The plaintiffs are not only local residents or citizens. On April 3, 2014, the City of Hakodate, Hokkaido, filed a lawsuit in the Tokyo District Court, demanding that the construction and operation of the Ohma Nuclear Power Plant be suspended, its installment approval be annulled and the Electric Power Development Company (J-Power), the would-be operator of the plant, be forced to stop its construction. The Ohma plant is being constructed in Ohma Town, Aomori Prefecture, just across the Tsugaru Strait from Hakodate. In another court case, a municipality was sued: on December 2, 2008, a lawsuit was lodged against Yamaguchi Prefecture by plaintiffs demanding it to annul the license granted for reclaiming public water bodies to prepare the premises for the planned Kaminoseki Nuclear Power Plant. The demand of the lawsuit has been changed to affirming the expiry of the license. The plaintiffs of this lawsuit include rare wild species in the local habitat: black finless porpoises (Neophocaena phocaenoides) and Japanese murrelets (Synthliboramphus wumizusume). Thus this lawsuit is called a “rights of all living nature litigation,” of which there are also others in process.
A principal lawsuit may take a long time. In addition, even if a lower court rules that the operation of a nuclear power plant be suspended, the plant actually does not stop until the ruling becomes final and binding in a higher court. While litigation is pending, a nuclear accident might occur, with disastrous results. To prevent this, a provisional injunction is filed to suspend operation of the nuclear facilities; if the court issues a provisional injunction, the operation can be stopped immediately even if the decision is issued by a lower court. The operation cannot be restarted until the company raises an objection to the same court and their objection is accepted, or until a higher court to which the company appeals when the lower court rejects the objection, overturns the injunction, or until the principal lawsuit rejects the demand for cancelling operation or construction.
A provisional injunction is a powerful order. If the injunction is overturned, however, the power company may claim compensation for the losses incurred by the suspension. Those who file for a provisional injunction are placed under psychological pressure because they may have to pay huge sums of money to the power company. Accordingly, in some cases, a small number of people who are aware of the possible damage compensation claim, apply for a provisional injunction, while a larger number of plaintiffs together file the principal lawsuit. In one case when a power company mentioned the possiblity of claiming damage compensation, the National Network of Counsels in Cases against Nuclear Power Plants issued a letter of protest (Hiroyuki Kawai, one of the Network’s Co-directors, is a member of CNIC’s board of directors, and Yuichi Kaido, the other Co-director, is a CNIC auditor).
Regrettably, there have been no court cases in which a ruling or judgment that suspended the operation of nuclear power plants or nuclear fuel cycle facilities, or affirmed the invalidity of a nuclear reactor installment approval, became final and binding. On May 21, 2014, the Fukui District Court delivered a judgment that KEPCO’s Ohi Units 3 and 4 should be stopped (NIT No. 160), and the power company has appealed to the Nagoya High Court Kanazawa Branch, Ishikawa Prefecture. This is the only case in which a final ruling has not been established. Back on January 27, 2003, the same Kanazawa Branch delivered a ruling affirming the invalidity of the license for Japan Atomic Energy Agency’s fast breeder reactor Monju (NIT No. 93), but the ruling was overturned by the Supreme Court on May 3, 2005. On March 24, 2006, the Kanazawa District Court issued a decision that Hokuriku Electric Power Company’s Shika Unit 2, located in Ishikawa Prefecture, should not be operated (NIT No. 112), but this decision was reversed by the Nagoya High Court Kanazawa Branch on March 18, 2009.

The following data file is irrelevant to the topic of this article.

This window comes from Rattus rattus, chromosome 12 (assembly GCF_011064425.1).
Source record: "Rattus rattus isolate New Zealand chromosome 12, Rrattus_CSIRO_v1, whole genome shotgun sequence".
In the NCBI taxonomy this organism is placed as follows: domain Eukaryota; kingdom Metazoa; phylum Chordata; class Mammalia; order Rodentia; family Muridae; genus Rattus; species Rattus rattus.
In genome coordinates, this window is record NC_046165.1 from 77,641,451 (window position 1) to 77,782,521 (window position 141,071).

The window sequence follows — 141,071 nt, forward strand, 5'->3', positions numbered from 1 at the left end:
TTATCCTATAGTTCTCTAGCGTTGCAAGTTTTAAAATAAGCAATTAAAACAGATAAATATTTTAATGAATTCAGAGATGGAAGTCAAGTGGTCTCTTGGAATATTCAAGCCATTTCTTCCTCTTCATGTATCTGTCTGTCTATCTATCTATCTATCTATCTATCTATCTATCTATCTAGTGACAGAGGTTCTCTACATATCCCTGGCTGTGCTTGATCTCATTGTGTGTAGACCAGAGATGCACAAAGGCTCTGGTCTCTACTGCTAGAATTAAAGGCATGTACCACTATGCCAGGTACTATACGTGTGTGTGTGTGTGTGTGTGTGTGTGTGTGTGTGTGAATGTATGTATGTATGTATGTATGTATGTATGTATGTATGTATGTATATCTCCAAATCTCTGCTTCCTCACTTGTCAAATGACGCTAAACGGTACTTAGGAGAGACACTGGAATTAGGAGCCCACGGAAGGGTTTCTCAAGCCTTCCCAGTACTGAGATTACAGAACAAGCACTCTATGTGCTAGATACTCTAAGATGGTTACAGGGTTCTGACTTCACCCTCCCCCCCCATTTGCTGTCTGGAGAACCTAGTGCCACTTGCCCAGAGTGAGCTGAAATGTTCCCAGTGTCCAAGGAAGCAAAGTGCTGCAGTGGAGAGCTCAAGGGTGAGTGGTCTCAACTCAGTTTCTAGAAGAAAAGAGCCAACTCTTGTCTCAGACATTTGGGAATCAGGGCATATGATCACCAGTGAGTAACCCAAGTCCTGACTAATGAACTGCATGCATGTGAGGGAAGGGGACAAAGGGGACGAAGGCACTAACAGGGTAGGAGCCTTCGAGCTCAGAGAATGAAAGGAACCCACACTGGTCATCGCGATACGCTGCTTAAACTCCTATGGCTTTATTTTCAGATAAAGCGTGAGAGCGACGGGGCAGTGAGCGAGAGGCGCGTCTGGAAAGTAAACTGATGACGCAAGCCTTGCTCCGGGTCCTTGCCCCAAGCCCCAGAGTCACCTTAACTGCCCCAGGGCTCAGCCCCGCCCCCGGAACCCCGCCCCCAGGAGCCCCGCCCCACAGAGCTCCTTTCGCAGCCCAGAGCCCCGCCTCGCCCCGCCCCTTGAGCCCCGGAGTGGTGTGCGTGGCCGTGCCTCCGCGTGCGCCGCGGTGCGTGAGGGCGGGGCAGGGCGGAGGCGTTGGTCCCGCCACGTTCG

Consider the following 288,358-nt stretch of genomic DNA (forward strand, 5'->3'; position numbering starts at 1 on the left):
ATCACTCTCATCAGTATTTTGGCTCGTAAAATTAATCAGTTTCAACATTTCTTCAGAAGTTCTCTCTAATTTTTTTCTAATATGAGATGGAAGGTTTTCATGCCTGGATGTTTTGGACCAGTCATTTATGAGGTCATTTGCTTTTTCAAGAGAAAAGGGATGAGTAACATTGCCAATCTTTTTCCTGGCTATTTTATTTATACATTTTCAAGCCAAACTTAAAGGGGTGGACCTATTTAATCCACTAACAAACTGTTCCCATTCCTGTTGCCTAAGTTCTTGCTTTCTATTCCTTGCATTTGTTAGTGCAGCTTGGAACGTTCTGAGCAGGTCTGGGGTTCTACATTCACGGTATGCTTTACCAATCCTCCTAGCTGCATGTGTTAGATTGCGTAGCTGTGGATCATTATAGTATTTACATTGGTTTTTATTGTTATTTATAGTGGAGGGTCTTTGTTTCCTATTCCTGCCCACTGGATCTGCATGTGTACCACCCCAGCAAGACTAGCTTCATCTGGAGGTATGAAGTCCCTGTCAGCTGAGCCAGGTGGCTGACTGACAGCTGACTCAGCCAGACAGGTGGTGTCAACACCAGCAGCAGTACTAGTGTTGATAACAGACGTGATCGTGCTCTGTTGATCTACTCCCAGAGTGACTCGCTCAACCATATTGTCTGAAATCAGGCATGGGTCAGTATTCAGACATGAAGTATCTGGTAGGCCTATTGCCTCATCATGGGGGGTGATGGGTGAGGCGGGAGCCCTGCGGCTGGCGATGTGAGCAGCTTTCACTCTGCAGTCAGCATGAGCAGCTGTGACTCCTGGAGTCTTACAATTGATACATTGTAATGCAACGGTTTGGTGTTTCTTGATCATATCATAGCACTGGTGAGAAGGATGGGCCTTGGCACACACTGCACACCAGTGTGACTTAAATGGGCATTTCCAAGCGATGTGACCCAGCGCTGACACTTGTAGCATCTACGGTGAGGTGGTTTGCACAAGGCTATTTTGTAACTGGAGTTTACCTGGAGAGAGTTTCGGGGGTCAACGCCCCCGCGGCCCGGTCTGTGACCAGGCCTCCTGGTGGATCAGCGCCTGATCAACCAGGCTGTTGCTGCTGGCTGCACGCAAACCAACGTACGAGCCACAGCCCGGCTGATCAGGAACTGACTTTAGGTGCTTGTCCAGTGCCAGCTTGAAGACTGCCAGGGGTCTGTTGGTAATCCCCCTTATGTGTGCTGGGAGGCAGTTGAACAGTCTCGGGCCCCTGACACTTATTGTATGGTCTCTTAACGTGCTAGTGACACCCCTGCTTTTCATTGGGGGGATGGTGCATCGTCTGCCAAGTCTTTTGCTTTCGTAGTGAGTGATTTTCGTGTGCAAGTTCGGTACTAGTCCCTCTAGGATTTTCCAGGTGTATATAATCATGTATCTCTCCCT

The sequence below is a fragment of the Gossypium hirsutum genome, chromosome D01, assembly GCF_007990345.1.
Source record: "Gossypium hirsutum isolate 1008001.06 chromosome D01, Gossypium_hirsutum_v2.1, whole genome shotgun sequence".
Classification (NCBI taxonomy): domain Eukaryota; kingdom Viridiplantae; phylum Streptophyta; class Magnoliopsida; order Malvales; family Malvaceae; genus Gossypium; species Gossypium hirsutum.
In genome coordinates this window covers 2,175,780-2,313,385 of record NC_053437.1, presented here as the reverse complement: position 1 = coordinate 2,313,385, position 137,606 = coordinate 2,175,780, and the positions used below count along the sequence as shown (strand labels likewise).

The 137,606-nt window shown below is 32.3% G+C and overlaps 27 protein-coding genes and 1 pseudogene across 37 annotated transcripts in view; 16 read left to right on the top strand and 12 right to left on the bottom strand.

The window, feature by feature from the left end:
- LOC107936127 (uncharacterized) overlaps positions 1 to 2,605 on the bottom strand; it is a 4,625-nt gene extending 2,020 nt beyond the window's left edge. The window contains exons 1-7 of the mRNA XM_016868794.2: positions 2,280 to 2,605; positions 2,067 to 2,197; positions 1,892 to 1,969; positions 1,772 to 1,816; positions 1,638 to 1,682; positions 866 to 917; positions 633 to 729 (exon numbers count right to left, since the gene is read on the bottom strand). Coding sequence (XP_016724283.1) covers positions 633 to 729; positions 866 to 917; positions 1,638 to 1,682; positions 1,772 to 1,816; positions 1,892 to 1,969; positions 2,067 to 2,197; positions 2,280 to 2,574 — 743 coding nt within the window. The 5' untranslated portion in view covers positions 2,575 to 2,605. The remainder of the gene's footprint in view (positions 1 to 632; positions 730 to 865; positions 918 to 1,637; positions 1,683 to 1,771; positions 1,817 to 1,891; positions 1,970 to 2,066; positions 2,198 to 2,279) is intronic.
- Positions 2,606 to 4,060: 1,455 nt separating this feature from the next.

Among the provisional injunction cases, the Fukui District Court issued an injunction on April 14, 2015 that KEPCO’s Takahama Units 3 and 4 should not be restarted (NIT No. 166). However, on December 24 in the same year, accepting the company’s protest, another panel of judges at the same court overturned the injunction. The three judges on the panel that reversed the injunction used to belong to the Supreme Court Secretariat, which is a gateway to elite judges. The May 2016 issue of the pro-nuclear magazine Energy Forum carried a revealing note: “Transferring such elite judges to the Fukui District Court was unprecedented.”
It is hoped that more decisions and provisional injunctions in favor of reactor suspension will be issued and that they will become final and binding. The March 15, 2016 edition of the Denki Shimbun, a pro-nuclear newspaper, expressed alarm regarding the court ruling on Takahama, stating: “Nuclear policy, the basis of energy security, may be suspended by the decisions of mere district courts.” The newspaper said that we can expect more of these cases in the future, implying that this would lead to increased instability in the nuclear industry. The Otsu District Court’s provisional injunction marked a new milestone, indicating that such judgments will perhaps become more common.
In addition, even in those cases where the residents/citizens have lost, they have managed to extract masses of useful documents from the power companies and government. We should also not forget that these court cases, via the mass media, have drawn attention to the issues and thus helped shape public opinion to become more critical of nuclear energy.
(Baku Nishio, Co-Director, CNIC)